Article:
Public charge is a ground of inadmissibility, under the Immigration and Nationality Act, that can bar someone’s admission into the U.S on an immigrant visa or adjustment of status to a lawful permanent resident (green card). For immigration purposes, “public charge” means an individual who is likely to become primarily dependent on the government to get by. This may come in the form of public cash assistance, or long-term care at government expense. Certain types of adjustment processes currently require an affidavit of support to prove that the applicant will not become a public charge.
How is someone determined to be a public charge?
Inadmissibility because of public charge is determined by weighing all circumstances. This means that the adjudicating officer must balance the positive and negative factors of an applicant when determining how likely the applicant is to become a public charge. Some of the factors that the USCIS takes into consideration are:
- Family Status
- Financial Status
- Educational Skills
What public benefits are considered when determining if someone is a public charge?
Benefits that can be considered for public charge purposes include:
- Supplemental Security Income (SSI) under Title XVI of the Social Security Act.
- Temporary Assistance for Needy Families (TANF) cash assistance (this does not include subsidized child care)
- State and local cash assistance programs that provide benefits for income maintenance
- Programs that support individuals who are institutionalized for long-term care (e.g. nursing home).
USCIS may also consider any other cash assistance programs when considering if an applicant is or will become a public charge
What are the proposed changes to the Public Charge Rule ?
The proposed rule by USCIS seeks to change the way USCIS officers determine if an applicant is a Public Charge. The changes include adding to the list of benefits that are used to consider if an applicant is a Pubic Charge. Some of the benefits that USCIS could be added to the list are Non-emergency Medicaid (with some exceptions, including foreign born children of US citizens), SNAP, Premium and cost-sharing subsidies within Medicaid D, and Housing programs. It currently has not been decided if programs like the CHIP (Children’s Health Insurance Program) will be added to the list.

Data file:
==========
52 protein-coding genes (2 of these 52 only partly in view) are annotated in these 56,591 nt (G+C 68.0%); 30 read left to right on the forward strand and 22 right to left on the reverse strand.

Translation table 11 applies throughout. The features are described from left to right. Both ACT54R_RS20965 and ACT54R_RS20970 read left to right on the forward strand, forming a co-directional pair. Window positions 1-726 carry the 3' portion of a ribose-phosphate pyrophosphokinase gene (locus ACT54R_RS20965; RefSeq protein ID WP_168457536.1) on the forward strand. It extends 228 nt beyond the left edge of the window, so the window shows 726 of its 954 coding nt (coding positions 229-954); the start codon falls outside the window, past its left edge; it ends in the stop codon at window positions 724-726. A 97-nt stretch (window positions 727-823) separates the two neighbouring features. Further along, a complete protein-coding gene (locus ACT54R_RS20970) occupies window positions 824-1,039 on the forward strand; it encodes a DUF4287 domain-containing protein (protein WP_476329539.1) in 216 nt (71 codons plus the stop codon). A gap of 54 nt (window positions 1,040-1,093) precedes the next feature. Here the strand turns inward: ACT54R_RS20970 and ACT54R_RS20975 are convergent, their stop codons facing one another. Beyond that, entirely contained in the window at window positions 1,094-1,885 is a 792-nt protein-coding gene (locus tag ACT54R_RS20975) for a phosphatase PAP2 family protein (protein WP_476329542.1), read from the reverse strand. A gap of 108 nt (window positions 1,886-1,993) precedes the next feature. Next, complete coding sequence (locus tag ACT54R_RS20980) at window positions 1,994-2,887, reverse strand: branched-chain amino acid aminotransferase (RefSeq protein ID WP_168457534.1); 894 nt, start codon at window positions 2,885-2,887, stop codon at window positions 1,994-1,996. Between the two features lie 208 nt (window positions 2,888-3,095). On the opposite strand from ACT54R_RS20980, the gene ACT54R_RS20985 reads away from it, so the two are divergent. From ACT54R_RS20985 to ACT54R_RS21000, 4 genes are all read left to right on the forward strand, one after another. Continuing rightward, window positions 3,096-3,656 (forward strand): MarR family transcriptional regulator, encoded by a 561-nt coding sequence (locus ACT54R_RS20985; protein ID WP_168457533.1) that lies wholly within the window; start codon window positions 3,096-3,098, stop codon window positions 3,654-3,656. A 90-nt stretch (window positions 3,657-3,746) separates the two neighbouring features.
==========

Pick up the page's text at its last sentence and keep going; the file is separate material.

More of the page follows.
Furthermore, the new rule proposes that there be a 36 month “look back,” which means that USCIS would be able to review the applicants previous 36 months for benefit use. Currently, USCIS officers are required to make public charge determinations by only considering if an applicant is likely to become dependent on public benefits in the future. While the new rule does not propose to alter the “totality of circumstances” test used to determine if someone will become a public charge, it does propose a new way for weighing those circumstances. The proposed rule seeks to implement the usage of “positive” and “negative” factors to determine if an applicant is a public charge. The rule also proposes establishing thresholds for use of certain benefits, which if reached by an applicant would result in them being seen as “heavily weighted negative factors” when determining the if the applicant is a public charge. Yet another proposed change would be that in “certain limited circumstances” a lawful permanent resident returning from a trip abroad would be considered an applicant for admission and thus be subject to inadmissibility determination, including public charge.